DRiP Explained – Multiple ways to DRIP

DRIPDividend Re-Investing Plan (a.k.a. DRIP) is a concept and there are many ways to go about it. I am not sure if the different ways were ever given a name but I’ll focus on two and explain them. I call them ‘synthetic DRiP’ and ‘full DRiP’.

DRIP Explained

There are 2 ways to drip and the differences over a long period of time can actually be significant.

Full DRiP

Doing a full DRiP is when you register your share with a transfer agent such as Computershare and CST Trust Company. It’s not as simple as buying shares through a stockbroker or a discount broker and it requires a share certificate. I won’t go into all the details about the steps since there is already a lot of information at the ‘The DRiP Investing Resource Center‘. The link is accessible from my resource page too.
  • A ‘Full Dividend Re-Investing Plan’ allows you to buy fractional shares. (That’s correct, it’s not a typo.) For example, you can see in the table below that the shares purchased have fractions.
  • There are no transaction fees allowing you to make a smaller contribution without increasing your purchase price due to transaction fees.
  • Some companies give a discount when investing more through ‘Optional Cash Payment’ (OCP).

 

Regular Investment

Share Price

Shares Purchased

$100

$11.00

9.09

$100

$12.50

8.00

$100

$10.75

9.30

$100

$15.60

6.41

$100

$18.35

5.45

Totals

$500

$13.07

38.25

Synthetic DRiP

It’s called synthetic because it tries to emulate the ‘Full Dividend Re-Investment Plan‘. For some companies, that’s the only way to DRiP. Here are some points to consider when doing synthetic DRiP.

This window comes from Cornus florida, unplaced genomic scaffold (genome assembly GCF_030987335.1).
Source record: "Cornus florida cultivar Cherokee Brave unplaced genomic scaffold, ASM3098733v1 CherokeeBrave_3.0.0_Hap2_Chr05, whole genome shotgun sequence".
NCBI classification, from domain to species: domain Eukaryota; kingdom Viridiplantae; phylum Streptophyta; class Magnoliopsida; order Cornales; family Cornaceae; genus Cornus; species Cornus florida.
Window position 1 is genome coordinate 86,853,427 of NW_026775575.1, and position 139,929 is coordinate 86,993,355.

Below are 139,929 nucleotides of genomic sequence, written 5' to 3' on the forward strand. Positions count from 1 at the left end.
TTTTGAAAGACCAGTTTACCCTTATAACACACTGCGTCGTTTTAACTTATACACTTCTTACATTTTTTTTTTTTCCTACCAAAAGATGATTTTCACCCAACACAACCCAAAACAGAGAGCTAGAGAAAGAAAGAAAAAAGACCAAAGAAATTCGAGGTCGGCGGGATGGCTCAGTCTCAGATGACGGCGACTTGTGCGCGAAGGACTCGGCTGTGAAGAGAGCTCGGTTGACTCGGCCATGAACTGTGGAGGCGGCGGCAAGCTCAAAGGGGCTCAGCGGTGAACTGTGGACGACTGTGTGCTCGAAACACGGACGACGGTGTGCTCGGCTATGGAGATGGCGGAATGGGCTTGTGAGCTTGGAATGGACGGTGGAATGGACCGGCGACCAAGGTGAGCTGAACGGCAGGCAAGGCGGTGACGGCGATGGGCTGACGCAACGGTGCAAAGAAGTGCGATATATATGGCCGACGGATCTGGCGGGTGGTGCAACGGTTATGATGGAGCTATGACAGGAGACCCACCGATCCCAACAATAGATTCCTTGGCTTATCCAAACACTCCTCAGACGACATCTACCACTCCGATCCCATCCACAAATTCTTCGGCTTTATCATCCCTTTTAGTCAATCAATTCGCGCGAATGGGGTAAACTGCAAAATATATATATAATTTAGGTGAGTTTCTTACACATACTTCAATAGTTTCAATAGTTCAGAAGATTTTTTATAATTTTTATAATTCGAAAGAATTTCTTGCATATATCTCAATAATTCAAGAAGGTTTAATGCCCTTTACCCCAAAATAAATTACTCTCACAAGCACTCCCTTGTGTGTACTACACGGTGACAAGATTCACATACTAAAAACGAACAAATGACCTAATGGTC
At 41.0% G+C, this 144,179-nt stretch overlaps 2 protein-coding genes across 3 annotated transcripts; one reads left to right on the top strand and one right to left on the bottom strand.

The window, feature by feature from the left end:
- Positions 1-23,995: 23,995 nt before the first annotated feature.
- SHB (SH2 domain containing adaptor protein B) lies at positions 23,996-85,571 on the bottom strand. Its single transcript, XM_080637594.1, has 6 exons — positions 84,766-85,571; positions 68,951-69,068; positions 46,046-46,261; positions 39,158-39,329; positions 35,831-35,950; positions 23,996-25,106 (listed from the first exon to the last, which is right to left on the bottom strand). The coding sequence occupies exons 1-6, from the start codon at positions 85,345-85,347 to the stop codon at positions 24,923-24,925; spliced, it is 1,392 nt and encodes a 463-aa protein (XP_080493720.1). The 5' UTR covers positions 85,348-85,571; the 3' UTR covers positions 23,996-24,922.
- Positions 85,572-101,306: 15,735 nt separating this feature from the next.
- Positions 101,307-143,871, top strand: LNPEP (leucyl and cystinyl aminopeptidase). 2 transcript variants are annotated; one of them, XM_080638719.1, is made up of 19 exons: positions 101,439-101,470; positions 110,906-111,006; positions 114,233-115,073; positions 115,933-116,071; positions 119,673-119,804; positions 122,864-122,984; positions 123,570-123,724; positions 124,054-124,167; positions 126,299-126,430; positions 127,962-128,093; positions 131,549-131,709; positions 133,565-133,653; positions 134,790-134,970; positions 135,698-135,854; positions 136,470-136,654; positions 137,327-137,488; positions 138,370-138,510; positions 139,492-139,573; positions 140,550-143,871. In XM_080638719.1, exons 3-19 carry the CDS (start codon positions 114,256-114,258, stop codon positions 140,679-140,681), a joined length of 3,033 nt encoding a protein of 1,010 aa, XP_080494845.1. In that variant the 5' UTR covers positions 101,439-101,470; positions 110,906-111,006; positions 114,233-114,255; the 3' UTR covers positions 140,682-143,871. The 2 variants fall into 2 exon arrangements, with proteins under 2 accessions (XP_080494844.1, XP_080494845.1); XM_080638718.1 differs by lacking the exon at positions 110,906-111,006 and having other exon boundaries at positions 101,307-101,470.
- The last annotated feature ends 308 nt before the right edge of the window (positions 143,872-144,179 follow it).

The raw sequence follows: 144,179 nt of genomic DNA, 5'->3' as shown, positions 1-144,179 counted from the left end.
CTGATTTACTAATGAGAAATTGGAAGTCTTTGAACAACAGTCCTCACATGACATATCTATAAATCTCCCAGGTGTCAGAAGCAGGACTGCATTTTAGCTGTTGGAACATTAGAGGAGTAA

• Discount brokers provide different features when it comes to DRiPing in your account. I know some discount brokers don’t support DRiP whereas some support DRiP along with the reinvestment discounts. Scotia iTrade is discount brokers that provide the discount.
  • Fractional shares are not supported by discount brokers. You may need to buy enough shares to DRiP 1 single share. Otherwise, you’ll simply get some cash. The shares reinvested do not have any transaction fees either.

Which DRIP should you do?

You’ll need to ask yourself:
  • Does my discount broker support DRiP?
  • Does my discount broker reinvest with the discount?
  • How much will I invest? Is it enough to DRiP one share?
  • Do I start small and grow slowly with fractional shares?
Full DRiP allows you to start small and grow slowly at your own pace whereas synthetic DRiPing requires that you invest enough to DRiP at least one share. Remember that compound growth is achieved by getting more shares to work for you.

Image: Master isolated images / FreeDigitalPhotos.net

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